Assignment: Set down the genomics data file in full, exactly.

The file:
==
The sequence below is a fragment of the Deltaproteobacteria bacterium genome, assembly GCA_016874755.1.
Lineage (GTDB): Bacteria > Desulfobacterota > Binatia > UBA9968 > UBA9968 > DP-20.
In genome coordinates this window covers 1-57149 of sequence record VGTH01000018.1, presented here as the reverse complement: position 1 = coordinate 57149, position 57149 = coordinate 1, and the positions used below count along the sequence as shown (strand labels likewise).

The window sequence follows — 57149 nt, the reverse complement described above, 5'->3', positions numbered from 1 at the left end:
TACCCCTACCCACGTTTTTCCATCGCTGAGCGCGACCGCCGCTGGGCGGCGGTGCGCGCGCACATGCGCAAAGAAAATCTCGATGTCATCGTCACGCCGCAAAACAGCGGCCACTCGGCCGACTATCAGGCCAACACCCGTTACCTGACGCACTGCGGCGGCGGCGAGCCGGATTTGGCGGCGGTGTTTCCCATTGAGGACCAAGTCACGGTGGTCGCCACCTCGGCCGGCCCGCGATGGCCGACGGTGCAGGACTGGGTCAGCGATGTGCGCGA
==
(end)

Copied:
The sequence below is a fragment of the Deltaproteobacteria bacterium genome, assembly GCA_016874755.1.
Lineage (GTDB): Bacteria > Desulfobacterota > Binatia > UBA9968 > UBA9968 > DP-20.
In genome coordinates this window covers 1-57149 of sequence record VGTH01000018.1, presented here as the reverse complement: position 1 = coordinate 57149, position 57149 = coordinate 1, and the positions used below count along the sequence as shown (strand labels likewise).

The window sequence follows — 57149 nt, the reverse complement described above, 5'->3', positions numbered from 1 at the left end:
TACCCCTACCCACGTTTTTCCATCGCTGAGCGCGACCGCCGCTGGGCGGCGGTGCGCGCGCACATGCGCAAAGAAAATCTCGATGTCATCGTCACGCCGCAAAACAGCGGCCACTCGGCCGACTATCAGGCCAACACCCGTTACCTGACGCACTGCGGCGGCGGCGAGCCGGATTTGGCGGCGGTGTTTCCCATTGAGGACCAAGTCACGGTGGTCGCCACCTCGGCCGGCCCGCGATGGCCGACGGTGCAGGACTGGGTCAGCGATGTGCGCGA